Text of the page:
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"David Cameron's very punchable, isn't he?"

As his adaptation of The Trial opens at the Young Vic, playwright and polymath Nick Gill talks politics, privilege, creativity and Kafka

Writing, declared Kafka in his diary, is “a joke and a despair”, his own writings “helpless”. The latest adapter of Kafka’s work for the stage (his version of The Trial is on at London's Young Vic from 19 June to 22 August), the enviably polymath playwright, musician and letterpress printer Nick Gill, revels in the linguistic joke to the point of despair, the absurdist possibilities of stretching  words and meaning.

His most recently staged original play, beneverunerstoost, is a freewheeling satire of how politicians use language to confuse, seduce and deceive in that most contrived of formats, the modern political speech. After a long period of gestation, Gill was delighted that the Royal Court put on a rehearsed reading on May 6th among a slew of other pre-election dramas reflecting disillusionment with the politics of the Coalition. Yet hours later, reality dealt a – dare we say Kafkaesque - twist with the 10pm exit poll and the eventual result, leaving Gill reflecting he had been “howling into a pointless void”.

The play “started out with hating David Cameron as all sorts of good things do"; a mash-up of the PM’s January 2012 speech on popular capitalism with some lines directly cut and pasted, others fed through a computer program called Emacs that looked for certain word patterns (One you designed Nick? “No, no, I wish I could. I do very, very basic programming”).

For sake of balance, the latest version of the script also drew from speeches by Nick Clegg and Ed Miliband. The result is a “Dadaist” wordscape of slogans with various phrases on loop, including; “an active government with its sleeves rolled up; these are difficult times; this government is a determined government… an effective government… a needed government… the people’s government… an universal government… ”.

At times a narrative about “Ella” cuts in – both Cameron and Miliband apparently namechecked an Ella in Bill Clinton-style storytelling sections of speeches. As the play goes on, the language and message fall into greater incoherence, the repetition and bleak dystopia evoked chiming with Gill’s breakthrough 2007 Amnesty Protect The Human Award-nominated fiji land.

Monkeys and typewriters

There was a bit of a "monkeys at a typewriter" principle behind the project: “I tried to avoid the temptation to leave a word out to make it sound better”, Gill says. He is sceptical about sculptors who say that they look at a block of marble and see something in there. He has spoken previously of his admiration of George Perec’s novel A Void, which never uses the letter “e”, and how he positively embraces the restrictions of dramatic form: “Theatre has massive limitations and if you’re not playing with those, it seems a bit silly”.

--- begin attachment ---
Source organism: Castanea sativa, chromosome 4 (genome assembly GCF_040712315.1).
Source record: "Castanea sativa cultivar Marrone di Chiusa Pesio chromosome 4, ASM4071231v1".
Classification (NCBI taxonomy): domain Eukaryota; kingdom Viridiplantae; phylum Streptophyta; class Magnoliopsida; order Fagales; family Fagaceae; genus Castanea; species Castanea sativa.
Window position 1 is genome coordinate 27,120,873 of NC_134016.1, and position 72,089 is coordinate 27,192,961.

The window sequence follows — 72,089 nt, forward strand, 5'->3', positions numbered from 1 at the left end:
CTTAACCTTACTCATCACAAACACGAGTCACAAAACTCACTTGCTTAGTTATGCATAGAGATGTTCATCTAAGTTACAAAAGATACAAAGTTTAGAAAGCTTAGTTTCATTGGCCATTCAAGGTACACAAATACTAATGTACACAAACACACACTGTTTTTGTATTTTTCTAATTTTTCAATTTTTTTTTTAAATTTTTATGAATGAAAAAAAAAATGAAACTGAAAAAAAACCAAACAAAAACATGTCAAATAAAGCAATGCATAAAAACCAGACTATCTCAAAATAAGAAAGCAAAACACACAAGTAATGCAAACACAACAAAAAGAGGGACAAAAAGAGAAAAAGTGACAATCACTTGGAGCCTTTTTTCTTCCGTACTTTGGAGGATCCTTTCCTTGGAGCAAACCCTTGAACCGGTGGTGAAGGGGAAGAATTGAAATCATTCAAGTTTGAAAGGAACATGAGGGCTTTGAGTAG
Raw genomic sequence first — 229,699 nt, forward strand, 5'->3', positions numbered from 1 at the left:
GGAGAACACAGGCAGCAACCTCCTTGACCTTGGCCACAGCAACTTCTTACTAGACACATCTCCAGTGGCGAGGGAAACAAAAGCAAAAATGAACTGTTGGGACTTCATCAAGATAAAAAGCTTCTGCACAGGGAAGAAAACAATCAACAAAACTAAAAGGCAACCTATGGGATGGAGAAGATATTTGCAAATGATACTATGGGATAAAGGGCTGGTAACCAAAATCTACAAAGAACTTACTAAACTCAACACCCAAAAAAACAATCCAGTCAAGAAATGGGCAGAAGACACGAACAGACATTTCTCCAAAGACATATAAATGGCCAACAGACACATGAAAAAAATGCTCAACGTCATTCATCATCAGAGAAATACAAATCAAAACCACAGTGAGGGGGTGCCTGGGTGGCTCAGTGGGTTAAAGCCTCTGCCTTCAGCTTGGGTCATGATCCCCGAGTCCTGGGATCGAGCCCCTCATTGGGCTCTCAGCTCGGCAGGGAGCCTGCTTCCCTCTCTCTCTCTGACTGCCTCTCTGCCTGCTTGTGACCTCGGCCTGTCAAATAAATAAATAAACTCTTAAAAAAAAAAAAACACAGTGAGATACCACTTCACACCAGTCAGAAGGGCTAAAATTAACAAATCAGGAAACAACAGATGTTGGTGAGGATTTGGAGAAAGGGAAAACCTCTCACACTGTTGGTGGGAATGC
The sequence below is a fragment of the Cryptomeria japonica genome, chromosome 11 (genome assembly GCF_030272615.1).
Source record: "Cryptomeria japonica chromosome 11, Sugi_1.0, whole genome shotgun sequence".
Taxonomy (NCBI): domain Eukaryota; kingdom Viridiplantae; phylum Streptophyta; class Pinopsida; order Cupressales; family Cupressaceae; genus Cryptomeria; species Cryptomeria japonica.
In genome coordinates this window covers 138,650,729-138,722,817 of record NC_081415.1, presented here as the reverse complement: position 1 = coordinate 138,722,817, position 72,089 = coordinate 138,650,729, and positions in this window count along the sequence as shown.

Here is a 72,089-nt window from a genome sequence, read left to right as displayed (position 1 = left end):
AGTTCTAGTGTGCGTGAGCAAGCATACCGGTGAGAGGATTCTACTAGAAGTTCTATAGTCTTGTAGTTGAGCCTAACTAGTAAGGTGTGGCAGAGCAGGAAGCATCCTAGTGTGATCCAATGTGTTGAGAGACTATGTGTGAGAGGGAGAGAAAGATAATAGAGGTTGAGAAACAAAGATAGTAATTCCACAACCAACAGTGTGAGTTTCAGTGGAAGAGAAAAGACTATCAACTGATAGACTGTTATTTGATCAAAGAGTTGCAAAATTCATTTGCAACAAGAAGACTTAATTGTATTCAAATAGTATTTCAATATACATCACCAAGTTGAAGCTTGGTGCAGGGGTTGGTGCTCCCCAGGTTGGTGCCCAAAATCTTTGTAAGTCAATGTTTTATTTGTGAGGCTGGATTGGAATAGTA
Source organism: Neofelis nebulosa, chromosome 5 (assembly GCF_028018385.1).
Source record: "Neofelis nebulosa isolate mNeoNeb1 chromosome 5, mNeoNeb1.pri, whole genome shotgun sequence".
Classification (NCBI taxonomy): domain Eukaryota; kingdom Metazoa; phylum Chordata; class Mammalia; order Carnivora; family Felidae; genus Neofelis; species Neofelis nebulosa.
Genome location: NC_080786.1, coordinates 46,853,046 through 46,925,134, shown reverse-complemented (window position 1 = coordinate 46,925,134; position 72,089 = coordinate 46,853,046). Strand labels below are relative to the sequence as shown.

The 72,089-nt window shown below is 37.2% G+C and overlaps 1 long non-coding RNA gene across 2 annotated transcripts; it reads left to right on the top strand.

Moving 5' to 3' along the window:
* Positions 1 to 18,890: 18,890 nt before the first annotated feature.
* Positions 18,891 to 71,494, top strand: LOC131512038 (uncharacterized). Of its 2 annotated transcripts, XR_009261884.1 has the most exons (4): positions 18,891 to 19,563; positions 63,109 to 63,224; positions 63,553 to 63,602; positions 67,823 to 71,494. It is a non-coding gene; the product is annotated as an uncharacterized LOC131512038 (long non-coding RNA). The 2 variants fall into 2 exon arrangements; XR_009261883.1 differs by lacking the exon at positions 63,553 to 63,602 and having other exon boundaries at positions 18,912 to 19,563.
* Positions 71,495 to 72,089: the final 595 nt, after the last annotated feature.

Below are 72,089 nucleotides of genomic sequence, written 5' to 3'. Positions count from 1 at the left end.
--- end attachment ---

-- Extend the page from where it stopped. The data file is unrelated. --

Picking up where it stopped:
He wanted to keep beneverunerstoost’s performance open: the Royal Court’s version had a line-up of two female and three male actors at reading stands, the diversity of their appearance and delivery underlining both the comedy and the monstrousness of the soundbites.

For Gill, who demurs that he knows “a lot more about language than about politics”, torturing meaning is a cardinal political sin: “trying to pull one over on you by using a flabby word”. There’s the intention to “let people fill in the gaps”.

David Cameron’s claim in his victory speech in Witney that his re-election was a “positive reaction to a positive campaign” made Gill “feel a little sick, given that it was a campaign based around scaremongering, ad hominem attacks, and appealing to everyone's most selfish interests”.

When pressed on concrete examples of this slipperiness in areas of policy, Gill picks out Cameron’s campaign claim to have created 1,000 jobs a day. “Did people want those jobs? Were they part-time or full-time? [How much is this] claiming credit for something where you happened to be there at the time?”

He fears a self-justifying, scorched earth approach to furthering privatisation: “It's as if they're saying 'You can't trust the government to run all these public services. I mean, look at us: we're a bunch of self-interested pricks'. They're proving their own point, in a horrible, möbius strip of a government.”

He doesn’t know whether the manipulative tendency in politics is getting worse. When I ask to what extent he thinks the corruption of political discourse is due to the war in Iraq, he teases me with “one sixth exactly… Everything is so tightly tied up together".

He wasn’t at the February 2003 anti-war march for a “rubbish reason – like a rehearsal”. While his conversation is laced with quirky humour and childlike wonderment, his loathing of Cameron is vividly personal: “He’s very punchable isn’t he… a horrible person”. He thinks having the “immensely privileged” in power is a bad idea. Conservative policies “seem to lack empathy, relying on profit and are ideologically driven. If you embody all of this, it makes you a psychopath”.  He agrees with Douglas Adams that anyone who wants to be in power “shouldn't be allowed to be” and suggests we could have an alternative system "like employee of the month – if you're a very, very good civil servant, you get to be PM".